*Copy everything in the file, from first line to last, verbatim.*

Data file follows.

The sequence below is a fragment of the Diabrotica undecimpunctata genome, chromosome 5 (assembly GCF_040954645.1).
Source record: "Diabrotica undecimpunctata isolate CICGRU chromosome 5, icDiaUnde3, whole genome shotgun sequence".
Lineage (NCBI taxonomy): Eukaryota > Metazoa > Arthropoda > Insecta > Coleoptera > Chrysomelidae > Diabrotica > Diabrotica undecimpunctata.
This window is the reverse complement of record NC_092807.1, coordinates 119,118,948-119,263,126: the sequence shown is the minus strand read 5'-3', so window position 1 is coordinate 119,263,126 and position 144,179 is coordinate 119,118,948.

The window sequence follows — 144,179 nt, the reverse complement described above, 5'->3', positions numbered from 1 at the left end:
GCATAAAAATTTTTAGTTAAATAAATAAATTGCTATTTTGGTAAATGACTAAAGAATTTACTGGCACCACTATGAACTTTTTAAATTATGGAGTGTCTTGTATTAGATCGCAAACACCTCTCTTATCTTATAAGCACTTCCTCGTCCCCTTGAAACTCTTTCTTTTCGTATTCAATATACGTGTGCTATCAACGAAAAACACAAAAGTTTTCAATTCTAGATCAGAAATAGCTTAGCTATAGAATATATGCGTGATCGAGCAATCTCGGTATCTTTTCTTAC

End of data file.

The sequence below is a fragment of the Diabrotica undecimpunctata genome, chromosome 5 (assembly GCF_040954645.1).
Source record: "Diabrotica undecimpunctata isolate CICGRU chromosome 5, icDiaUnde3, whole genome shotgun sequence".
Lineage (NCBI taxonomy): Eukaryota > Metazoa > Arthropoda > Insecta > Coleoptera > Chrysomelidae > Diabrotica > Diabrotica undecimpunctata.
This window is the reverse complement of record NC_092807.1, coordinates 119,118,948-119,263,126: the sequence shown is the minus strand read 5'-3', so window position 1 is coordinate 119,263,126 and position 144,179 is coordinate 119,118,948.

The window sequence follows — 144,179 nt, the reverse complement described above, 5'->3', positions numbered from 1 at the left end:
GCATAAAAATTTTTAGTTAAATAAATAAATTGCTATTTTGGTAAATGACTAAAGAATTTACTGGCACCACTATGAACTTTTTAAATTATGGAGTGTCTTGTATTAGATCGCAAACACCTCTCTTATCTTATAAGCACTTCCTCGTCCCCTTGAAACTCTTTCTTTTCGTATTCAATATACGTGTGCTATCAACGAAAAACACAAAAGTTTTCAATTCTAGATCAGAAATAGCTTAGCTATAGAATATATGCGTGATCGAGCAATCTCGGTATCTTTTCTTAC